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What is AdobeARM.exe?

The .exe extension on a filename indicates an executable file. Executable files may, in some cases, harm your computer. Therefore, please read below to decide for yourself whether the AdobeARM.exe on your computer is a Trojan that you should remove, or whether it is a file belonging to the Windows operating system or to a trusted application.

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AdobeARM.exe file information

Windows Task Manager with AdobeARM
AdobeARM.exe process in Windows Task Manager

The process known as Adobe Reader and Acrobat Manager or Adobe Reader X (version (10.1.2)) belongs to software Adobe Reader and Acrobat Manager or Adobe Reader or Adobe Reader X or Adobe Reader XI or Adobe Reader X MUI or Adobe Reader XI MUI or REACT! Player or Adobe Common File Installer by Adobe Systems (www.adobe.com).

Description: AdobeARM.exe is not essential for Windows and will often cause problems. AdobeARM.exe is located in a subfolder of "C:\Program Files\Common Files" or sometimes in a subfolder of "C:\Documents and Settings". Known file sizes on Windows 8/7/XP are 958,576 bytes (19% of all occurrences), 843,712 bytes and 11 more variants. http://www.file.net/process/adobearm.exe.html 
AdobeARM.exe is a Verisign signed file. The AdobeARM.exe file is digitally signed. AdobeARM.exe is not a Windows system file. The application is loaded during the Windows boot process (see Registry key: MACHINE\Run, Run). AdobeARM.exe is able to record keyboard and mouse inputs and monitor applications. Therefore the technical security rating is 11% dangerous; however you should also read the user reviews.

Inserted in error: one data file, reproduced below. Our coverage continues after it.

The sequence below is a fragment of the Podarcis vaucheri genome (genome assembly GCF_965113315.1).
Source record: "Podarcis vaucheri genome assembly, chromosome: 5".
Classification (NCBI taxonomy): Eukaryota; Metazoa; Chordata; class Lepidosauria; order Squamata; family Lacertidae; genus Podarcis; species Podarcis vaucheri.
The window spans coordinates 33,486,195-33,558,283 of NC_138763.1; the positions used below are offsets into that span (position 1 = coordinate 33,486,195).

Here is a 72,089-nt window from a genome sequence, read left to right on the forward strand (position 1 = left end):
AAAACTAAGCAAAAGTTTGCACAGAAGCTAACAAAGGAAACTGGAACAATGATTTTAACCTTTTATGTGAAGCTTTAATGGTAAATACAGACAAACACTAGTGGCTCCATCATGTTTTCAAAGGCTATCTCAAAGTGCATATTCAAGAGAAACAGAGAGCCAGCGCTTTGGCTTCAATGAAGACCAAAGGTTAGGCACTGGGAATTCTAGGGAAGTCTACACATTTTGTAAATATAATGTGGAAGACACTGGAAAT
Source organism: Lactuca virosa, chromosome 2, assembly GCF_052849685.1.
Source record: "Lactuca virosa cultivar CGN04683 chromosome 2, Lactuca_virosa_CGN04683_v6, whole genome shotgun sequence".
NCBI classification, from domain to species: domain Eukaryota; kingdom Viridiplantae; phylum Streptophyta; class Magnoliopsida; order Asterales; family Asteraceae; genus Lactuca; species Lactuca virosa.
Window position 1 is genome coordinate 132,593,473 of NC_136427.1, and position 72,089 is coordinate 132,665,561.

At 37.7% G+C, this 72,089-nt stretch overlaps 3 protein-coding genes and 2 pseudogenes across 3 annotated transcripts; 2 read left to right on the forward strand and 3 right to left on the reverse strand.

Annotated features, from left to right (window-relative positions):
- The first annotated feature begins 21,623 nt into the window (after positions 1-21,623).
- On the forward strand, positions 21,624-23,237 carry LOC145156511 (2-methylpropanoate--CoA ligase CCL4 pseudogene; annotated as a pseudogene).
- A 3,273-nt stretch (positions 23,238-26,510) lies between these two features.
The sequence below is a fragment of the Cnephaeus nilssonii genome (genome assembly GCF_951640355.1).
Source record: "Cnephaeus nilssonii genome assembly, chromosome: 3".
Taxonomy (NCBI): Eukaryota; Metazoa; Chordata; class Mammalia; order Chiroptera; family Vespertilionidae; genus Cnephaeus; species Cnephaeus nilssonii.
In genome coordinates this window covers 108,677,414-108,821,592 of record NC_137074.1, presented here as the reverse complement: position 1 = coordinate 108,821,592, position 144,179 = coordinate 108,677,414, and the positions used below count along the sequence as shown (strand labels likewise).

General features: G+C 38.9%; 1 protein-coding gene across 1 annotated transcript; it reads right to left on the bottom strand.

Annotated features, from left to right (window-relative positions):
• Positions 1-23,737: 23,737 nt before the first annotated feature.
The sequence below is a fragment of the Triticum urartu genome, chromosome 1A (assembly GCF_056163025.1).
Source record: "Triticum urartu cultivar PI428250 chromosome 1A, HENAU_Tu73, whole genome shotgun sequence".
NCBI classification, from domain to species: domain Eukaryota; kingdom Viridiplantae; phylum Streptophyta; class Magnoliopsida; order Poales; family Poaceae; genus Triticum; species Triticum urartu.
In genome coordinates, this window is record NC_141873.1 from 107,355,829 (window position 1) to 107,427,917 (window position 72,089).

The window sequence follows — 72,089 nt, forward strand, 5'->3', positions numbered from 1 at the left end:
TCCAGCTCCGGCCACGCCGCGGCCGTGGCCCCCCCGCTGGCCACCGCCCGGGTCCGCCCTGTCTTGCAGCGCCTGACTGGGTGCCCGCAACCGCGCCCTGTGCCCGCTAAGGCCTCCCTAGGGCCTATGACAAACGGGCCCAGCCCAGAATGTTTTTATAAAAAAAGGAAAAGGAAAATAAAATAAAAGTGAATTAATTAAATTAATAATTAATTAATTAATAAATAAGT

The software vendor offers the option to uninstall Adobe Reader or Adobe Reader X software via Windows Control Panel/Add or Remove Programs (Windows XP) or Programs and Features (Windows 8/7/Vista), consult Adobe’s Customer Service or make sure that you have installed the latest version.

Recommended: Identify AdobeARM.exe related errors

Important: Some malware camouflages itself as AdobeARM.exe, particularly when located in the C:\Windows or C:\Windows\System32 folder, for example VirTool:Win32/VBInject.gen!BA (detected by Microsoft), and WS.Reputation.1 (detected by Symantec). Therefore, you should check the AdobeARM.exe process on your PC to see if it is a threat. We recommend Security Task Manager for verifying your computer's security. This was one of the Top Download Picks of The Washington Post and PC World.

Score

User Comments

AdobeARM.exe is a part of new Adobe Acrobat\Reader updater. If you manage updates yourself, it is absolutely safe to remove it from Run registry.
  Leo   (further information)
Tells you if there is a new version of Adobe Reader available. I was having trouble with Reader X so I uninstalled it and went back to version 9, problem solved, I'm running XP w/ latest updates. Version X works fine on my Win. 7 laptop.
  KenLee